Chronicles and Itineraries

The chance survival of a family chronicle compiled in the mid-eleventh century by Ahimaas of Oria (in southern Italy), and extending back some two hundred years, has shed considerable light on Jewish life in Byzantine south Italy, but such texts are very rare.

A substantial number of Byzantine chronicles exists written in Greek by Christians: Jews figure prominently in these texts.

One Hebrew source that has been systematically exploited is the twelfth-century travelogue of Benjamin of Tudela, which lists the names of the leaders of each Jewish community visited and gives its size, sometimes adding some further information. A translation of the section on Byzantium is given by Starr, Sharf and Bowman. This text is of immense value in mapping the Jewish communities of the Byzantine empire.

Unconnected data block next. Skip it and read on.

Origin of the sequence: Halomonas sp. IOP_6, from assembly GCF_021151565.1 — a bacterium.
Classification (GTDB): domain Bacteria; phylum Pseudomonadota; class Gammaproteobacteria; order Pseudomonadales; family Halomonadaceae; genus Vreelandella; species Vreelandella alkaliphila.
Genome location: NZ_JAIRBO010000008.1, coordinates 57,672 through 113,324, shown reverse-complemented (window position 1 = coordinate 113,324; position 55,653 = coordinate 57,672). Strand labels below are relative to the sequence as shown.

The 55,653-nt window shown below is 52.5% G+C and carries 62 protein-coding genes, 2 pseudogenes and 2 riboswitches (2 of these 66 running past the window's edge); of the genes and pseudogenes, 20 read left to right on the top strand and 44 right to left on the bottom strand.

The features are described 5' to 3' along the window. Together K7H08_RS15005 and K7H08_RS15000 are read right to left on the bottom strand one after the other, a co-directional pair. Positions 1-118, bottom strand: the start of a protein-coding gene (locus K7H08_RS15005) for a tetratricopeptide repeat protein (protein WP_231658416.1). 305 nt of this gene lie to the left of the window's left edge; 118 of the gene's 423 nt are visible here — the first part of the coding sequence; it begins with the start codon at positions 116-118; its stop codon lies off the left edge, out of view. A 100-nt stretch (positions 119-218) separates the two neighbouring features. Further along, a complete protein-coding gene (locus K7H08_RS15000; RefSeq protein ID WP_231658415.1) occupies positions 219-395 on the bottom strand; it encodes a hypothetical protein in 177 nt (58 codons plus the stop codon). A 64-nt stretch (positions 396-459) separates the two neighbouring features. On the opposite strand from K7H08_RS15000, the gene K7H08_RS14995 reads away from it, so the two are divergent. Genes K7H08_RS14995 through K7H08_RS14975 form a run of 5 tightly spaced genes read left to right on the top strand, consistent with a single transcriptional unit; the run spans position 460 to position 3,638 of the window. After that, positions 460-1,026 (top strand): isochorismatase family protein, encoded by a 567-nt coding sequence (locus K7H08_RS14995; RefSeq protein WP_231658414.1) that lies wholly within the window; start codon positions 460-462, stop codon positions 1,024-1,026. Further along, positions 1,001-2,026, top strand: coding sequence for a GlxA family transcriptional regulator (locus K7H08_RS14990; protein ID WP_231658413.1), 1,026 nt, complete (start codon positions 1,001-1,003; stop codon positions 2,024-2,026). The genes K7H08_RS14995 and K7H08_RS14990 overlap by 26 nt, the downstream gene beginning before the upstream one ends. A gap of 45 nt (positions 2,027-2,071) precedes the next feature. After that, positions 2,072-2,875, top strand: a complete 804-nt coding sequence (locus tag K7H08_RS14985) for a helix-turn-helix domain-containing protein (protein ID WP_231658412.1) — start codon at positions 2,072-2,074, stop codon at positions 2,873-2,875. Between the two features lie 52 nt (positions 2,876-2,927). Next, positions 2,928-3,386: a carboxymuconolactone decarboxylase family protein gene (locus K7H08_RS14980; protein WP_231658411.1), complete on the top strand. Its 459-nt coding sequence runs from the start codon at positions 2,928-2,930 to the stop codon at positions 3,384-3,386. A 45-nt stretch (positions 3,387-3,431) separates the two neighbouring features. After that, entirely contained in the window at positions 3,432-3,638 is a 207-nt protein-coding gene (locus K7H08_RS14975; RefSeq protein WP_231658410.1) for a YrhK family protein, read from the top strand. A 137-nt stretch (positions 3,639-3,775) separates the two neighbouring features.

The front cover of the second edition of the Itinerary of Benjamin of Tudela, Ferrara 1556.

  • Mapping the Jewish communities of the Byzantine Empire
  • is funded by:
  • ERC
  • and hosted by:
  • University of Cambridge